Tuesday, August 22, 2006

Snakes on a Plane!

Films Recently Watched:

Snakes on a Plane (2006) dir. by David R. Ellis

Well, we had a very busy weekend so I didn't get to catch this until a late show Monday night. I just got back and I'm proud to say that it was every bit as bad as I had hoped it would be! The only thing that would have made it better would have been to go to a packed house showing on opening night with an appreciative crowd (like Ward did).

To be honest, I'm not a huge fan of the horror genre or much associated with it. For some reason, though, when I heard about this movie, something just 'clicked' -- as it apparently did for many in the internet community who adored this film long before they ever saw it. Regardless, this movie truly has everything one could want in a horror/thriller. Sex, drugs, violence, gore, relentless scary monsters in all shapes and sizes killing extras in every imaginable (and unimaginable) way, cheesy dialogue, cheesy actors making ridiculously poor decisions, and more jump-scenes than you can shake a snake at! Heading it all up is one of the coolest guys in Hollywood, Samuel L. Jackson. Naturally, he gets the lion's share of the coolest lines and coolest action sequences in the film.

It's snakes -- on a plane. What more could you possibly need to know? Don't take it too seriously, the movie itself, certainly doesn't -- many forked tongues are firmly planted in scaly cheeks here, folks. I can't, with any sense of responsibility, recommend this movie to anyone. Chances are, if you ever intended to see it, you probably already have.


The Family Stone (2005) dir. by Thomas Bezucha
Watched this a second time with Christy. She liked it too!

Young Mr. Lincoln (1939) dir. by John Ford
I have a feeling that not many people who are putting up their 'Snakes on a Plane' review are also putting up anything about this movie.

Henry Fonda is excellent here as the titular character. A few hints here and there are all you see during the course of the film of what Mr. Lincoln will eventually become. It's interesting -- as much as you hear about Abraham Lincoln in everyday discussion, it's almost always about the events of his Presidency. Rarely do we get a glimpse of his life prior to that. Here, we get to see it wonderfully portrayed. Abraham Lincoln is an upstart attorney from a small town. His first clients are accused of murder. The story is every bit as well-told and suspenseful as any modern-day courtroom drama.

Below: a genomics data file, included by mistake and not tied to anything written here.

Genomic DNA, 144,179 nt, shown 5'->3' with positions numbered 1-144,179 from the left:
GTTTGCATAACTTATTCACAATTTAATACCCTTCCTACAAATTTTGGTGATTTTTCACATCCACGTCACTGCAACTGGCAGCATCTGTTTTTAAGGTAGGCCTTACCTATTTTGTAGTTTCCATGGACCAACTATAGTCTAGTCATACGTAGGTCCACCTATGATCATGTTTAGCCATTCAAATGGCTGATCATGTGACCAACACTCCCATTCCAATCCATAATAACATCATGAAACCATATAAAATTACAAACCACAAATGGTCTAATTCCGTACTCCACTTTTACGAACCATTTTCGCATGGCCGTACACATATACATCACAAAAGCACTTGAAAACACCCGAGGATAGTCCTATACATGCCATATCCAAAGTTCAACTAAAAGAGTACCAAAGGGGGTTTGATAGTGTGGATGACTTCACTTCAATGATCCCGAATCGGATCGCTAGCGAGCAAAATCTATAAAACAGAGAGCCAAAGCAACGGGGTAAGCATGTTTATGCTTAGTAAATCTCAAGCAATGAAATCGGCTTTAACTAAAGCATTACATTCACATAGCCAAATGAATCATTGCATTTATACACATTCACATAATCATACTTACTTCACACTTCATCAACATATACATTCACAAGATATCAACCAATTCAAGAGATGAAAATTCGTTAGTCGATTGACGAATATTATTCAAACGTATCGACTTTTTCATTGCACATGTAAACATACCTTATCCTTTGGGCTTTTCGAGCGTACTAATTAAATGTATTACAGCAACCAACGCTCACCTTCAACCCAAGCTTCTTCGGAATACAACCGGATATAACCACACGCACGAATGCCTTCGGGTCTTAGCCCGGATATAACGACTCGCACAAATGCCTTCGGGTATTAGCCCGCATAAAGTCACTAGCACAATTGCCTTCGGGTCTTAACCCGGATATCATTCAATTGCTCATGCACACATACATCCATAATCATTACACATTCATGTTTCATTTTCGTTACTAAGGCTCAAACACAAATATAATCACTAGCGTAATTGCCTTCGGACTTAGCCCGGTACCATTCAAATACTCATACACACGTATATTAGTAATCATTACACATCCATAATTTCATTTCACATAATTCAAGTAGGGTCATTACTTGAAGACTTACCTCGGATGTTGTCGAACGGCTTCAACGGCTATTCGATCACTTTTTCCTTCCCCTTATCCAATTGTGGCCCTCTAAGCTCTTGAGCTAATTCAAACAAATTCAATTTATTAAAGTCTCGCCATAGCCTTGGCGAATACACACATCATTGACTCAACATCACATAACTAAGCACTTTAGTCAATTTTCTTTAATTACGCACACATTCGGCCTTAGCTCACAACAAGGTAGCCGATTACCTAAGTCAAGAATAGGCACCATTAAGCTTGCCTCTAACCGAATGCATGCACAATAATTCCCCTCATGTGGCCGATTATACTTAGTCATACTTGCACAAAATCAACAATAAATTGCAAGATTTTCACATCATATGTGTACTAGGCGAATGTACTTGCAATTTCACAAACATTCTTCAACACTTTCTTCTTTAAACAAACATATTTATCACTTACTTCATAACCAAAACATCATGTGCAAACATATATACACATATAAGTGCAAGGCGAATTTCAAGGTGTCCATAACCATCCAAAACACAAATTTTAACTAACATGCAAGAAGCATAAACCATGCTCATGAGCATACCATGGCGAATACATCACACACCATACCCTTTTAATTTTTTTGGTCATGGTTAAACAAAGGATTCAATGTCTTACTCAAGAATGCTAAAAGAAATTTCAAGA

John Ford also shows his skill with a camera. As always with Ford, careful attention is paid to framing and foregrounds and backgrounds. It's quite beautiful in black and white.

Pirates of the Caribbean: Dead Man's Chest (2006) dir. by Gore Verbinski
Christy and I managed to fit this in over the weekend. We had both seen and enjoyed the first film and Christy's a bit of a Johnny Depp fan, so we decided to check this out. Overall, it was OK. Going in, I didn't know that this movie was nothing more than a set up for the third film, so I think that much of my disappointment rests there. The sequel seemed to me to be much more graphic than the first film, so Christy didn't care much for that. It is OK for what it is. If you haven't seen it in theaters, but are interested, my suggestion would be to wait until closer to when the third film is expected out and then rent this one to watch it right before seeing the new one.

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